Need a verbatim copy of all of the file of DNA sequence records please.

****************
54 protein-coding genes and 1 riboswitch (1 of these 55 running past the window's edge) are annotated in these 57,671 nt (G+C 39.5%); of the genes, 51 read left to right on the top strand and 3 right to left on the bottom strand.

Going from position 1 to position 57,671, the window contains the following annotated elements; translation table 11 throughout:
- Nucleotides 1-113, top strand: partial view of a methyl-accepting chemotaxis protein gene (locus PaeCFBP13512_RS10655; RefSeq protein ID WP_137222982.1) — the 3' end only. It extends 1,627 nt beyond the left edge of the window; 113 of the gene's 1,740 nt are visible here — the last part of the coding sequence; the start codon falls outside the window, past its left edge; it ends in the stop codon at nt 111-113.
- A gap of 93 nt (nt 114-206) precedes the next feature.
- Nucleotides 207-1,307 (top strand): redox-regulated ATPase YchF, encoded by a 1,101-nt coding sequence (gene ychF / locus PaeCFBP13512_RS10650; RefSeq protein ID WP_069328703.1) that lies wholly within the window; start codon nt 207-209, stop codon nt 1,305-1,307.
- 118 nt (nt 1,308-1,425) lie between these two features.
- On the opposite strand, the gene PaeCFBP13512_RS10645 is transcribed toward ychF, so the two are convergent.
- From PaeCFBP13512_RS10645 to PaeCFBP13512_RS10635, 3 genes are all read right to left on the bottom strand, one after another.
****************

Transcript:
54 protein-coding genes and 1 riboswitch (1 of these 55 running past the window's edge) are annotated in these 57,671 nt (G+C 39.5%); of the genes, 51 read left to right on the top strand and 3 right to left on the bottom strand.

Going from position 1 to position 57,671, the window contains the following annotated elements; translation table 11 throughout:
- Nucleotides 1-113, top strand: partial view of a methyl-accepting chemotaxis protein gene (locus PaeCFBP13512_RS10655; RefSeq protein ID WP_137222982.1) — the 3' end only. It extends 1,627 nt beyond the left edge of the window; 113 of the gene's 1,740 nt are visible here — the last part of the coding sequence; the start codon falls outside the window, past its left edge; it ends in the stop codon at nt 111-113.
- A gap of 93 nt (nt 114-206) precedes the next feature.
- Nucleotides 207-1,307 (top strand): redox-regulated ATPase YchF, encoded by a 1,101-nt coding sequence (gene ychF / locus PaeCFBP13512_RS10650; RefSeq protein ID WP_069328703.1) that lies wholly within the window; start codon nt 207-209, stop codon nt 1,305-1,307.
- 118 nt (nt 1,308-1,425) lie between these two features.
- On the opposite strand, the gene PaeCFBP13512_RS10645 is transcribed toward ychF, so the two are convergent.
- From PaeCFBP13512_RS10645 to PaeCFBP13512_RS10635, 3 genes are all read right to left on the bottom strand, one after another.